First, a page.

Adelaide Fringe 2014
Instead of a band or a DJ Cheryl hired actors as the entertainment for the evening, and boy do they entertain! The audience chose four plays—The Interpreter, The Needle and The Damage Done, Radio Foreplay, and InSex—which took everyday situations and dialogues to new comedic heights where each one starts off innocently enough but then spirals into madness and chaos through witty dialogue and exaggerated characters.
You know you’re in for a good night when Cheryl’s happy-go-lucky parents burst into the room cackling and guffawing, pleased as Punch that their daughter married the man of her dreams. They’re ready for a night of drinking, partying and merrymaking with friends and family, but not all goes to plan. There are already signs of tension between the newlyweds, but the audience does not have to time to speculate on how this ever after will end, as the hired actors take to the stage with The Interpreter. When the US Ambassador meets his counterpart from the People’s Republic of Luketia (somewhere between the Middle East and Russia is my estimation based on the language and persona of the Luketian Commander) it is a war of words as the two exchange curses and colourful insults that the trembling interpreter has difficulty expressing in both languages.
In between plays Cheryl’s mother and father take turns to work the room and make conversation with the guests/audience in an attempt to smoothen the transitions between plays and costume changes. The audience was also given a few opportunities to stretch their legs and get more drinks and food, but these intervals could have been smoother and less disruptive to the overall performance.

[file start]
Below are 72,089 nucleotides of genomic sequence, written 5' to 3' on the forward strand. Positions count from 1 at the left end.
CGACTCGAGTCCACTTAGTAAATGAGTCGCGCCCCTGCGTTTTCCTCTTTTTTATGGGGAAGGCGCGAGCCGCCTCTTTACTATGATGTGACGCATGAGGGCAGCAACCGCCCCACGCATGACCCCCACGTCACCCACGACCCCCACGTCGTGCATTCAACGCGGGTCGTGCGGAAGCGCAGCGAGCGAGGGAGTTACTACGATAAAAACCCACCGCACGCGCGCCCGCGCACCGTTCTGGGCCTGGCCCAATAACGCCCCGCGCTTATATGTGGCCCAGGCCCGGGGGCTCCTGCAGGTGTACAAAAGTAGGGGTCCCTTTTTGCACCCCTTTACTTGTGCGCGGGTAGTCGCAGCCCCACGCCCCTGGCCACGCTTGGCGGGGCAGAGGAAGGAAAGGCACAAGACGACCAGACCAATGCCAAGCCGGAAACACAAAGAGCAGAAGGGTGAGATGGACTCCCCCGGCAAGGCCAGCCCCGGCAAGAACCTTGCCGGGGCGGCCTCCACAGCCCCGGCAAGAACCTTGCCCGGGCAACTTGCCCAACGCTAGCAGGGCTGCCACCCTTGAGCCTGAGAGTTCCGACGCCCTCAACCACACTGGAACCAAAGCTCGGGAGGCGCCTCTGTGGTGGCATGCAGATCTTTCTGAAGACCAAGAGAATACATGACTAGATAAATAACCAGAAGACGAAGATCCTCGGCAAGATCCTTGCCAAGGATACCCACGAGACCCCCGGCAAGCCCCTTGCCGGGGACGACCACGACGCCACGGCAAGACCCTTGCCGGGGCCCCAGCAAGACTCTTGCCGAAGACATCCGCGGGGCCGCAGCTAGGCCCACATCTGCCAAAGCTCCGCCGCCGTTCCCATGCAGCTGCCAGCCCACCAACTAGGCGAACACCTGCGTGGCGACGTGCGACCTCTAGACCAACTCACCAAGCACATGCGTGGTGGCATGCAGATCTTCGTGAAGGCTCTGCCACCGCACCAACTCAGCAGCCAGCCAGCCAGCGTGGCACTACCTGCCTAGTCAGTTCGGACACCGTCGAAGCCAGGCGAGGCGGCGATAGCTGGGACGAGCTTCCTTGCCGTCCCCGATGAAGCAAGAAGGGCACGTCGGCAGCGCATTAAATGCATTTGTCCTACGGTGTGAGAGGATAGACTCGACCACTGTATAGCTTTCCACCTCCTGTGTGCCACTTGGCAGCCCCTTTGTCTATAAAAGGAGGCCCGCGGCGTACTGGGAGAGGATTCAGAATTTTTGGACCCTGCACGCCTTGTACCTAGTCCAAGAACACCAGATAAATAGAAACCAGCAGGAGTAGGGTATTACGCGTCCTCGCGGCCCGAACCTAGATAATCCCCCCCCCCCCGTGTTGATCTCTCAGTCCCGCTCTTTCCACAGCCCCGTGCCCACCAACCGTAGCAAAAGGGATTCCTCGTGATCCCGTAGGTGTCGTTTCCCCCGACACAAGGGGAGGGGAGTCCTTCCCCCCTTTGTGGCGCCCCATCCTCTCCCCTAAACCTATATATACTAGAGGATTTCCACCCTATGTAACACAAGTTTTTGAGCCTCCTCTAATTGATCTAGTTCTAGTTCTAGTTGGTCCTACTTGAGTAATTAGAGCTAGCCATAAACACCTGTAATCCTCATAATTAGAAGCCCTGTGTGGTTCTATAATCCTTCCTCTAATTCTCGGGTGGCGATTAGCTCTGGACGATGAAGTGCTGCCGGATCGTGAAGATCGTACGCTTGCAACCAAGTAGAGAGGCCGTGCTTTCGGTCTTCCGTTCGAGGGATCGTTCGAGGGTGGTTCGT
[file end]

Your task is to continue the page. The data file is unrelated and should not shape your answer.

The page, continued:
The expectations of men and women are challenged in The Needle and The Damage Done when Louise, an average 1950s American housewife uncovers her husband’s dark secret—Louise discovers an innocent object in her laundry that hints at sinister deeds; however, the reality of the situation and rapid change in characters results in hilarity and farcical notions of masculinity.
Radio Foreplay is a shining example of incredibly witty dialogue when BBC Radio 4 editor, Robin, liaises with a playwright and the radio station producer attempting to negotiate the level of offensive language that is acceptable to BBC Radio 4 audiences. The play transforms very cleverly into a one-sided steamy dialogue delivered with efficiency and competence. It informs and entertains the audience, as a good BBC Radio 4 play ought to, containing only the necessary explicit words written in their proper form.
InSex challenges notions of femininity—after a passionate session of love-making a couple of praying mantises are caught up in a dialogue that questions animal instinct and evolutionary possibilities as the male desperately tries to avoid the ritual disembowelment by the female. For a change the male character is emotionally charged and the female is rational and logical, an interesting and entertaining reversal of roles that has a hilariously satisfying and empowering conclusion.
The wedding guests/audience is then taken to the bridal suite where Cathy and Dave are struggling with her dress and the fact that the day is almost over. At this point the audience is convinced that the marriage won’t last, especially when the bride’s parents get involved bearing pliers, Stanley knives and lip balm. But there is always hope for a happily ever after and the night ends on a sweet note with the audience left wanting more from the vivacious, talented and endearing troupe.
David Tremaine, Annie Jackson, Bill Knowelden and Rebecca Norris are an incredible team and work together to bring Director, Nick Brice’s vision to life. Having seen other Bite-Sized productions in previous years I have come to expect nothing short of mesmerising, compelling and memorable plays brought to life by an assortment of talented actors. This season is no different, made only better by the venue, which was realistic for the wedding reception set up, and where it is easier for the actors and audience to interact in the same space.
Bite-Size Comedies à la Carte was an enjoyable selection of diverse flavours, emotions, humour and entertainment. The award-winning short plays from around the world are the perfect picking platter for this year’s Adelaide Fringe Festival.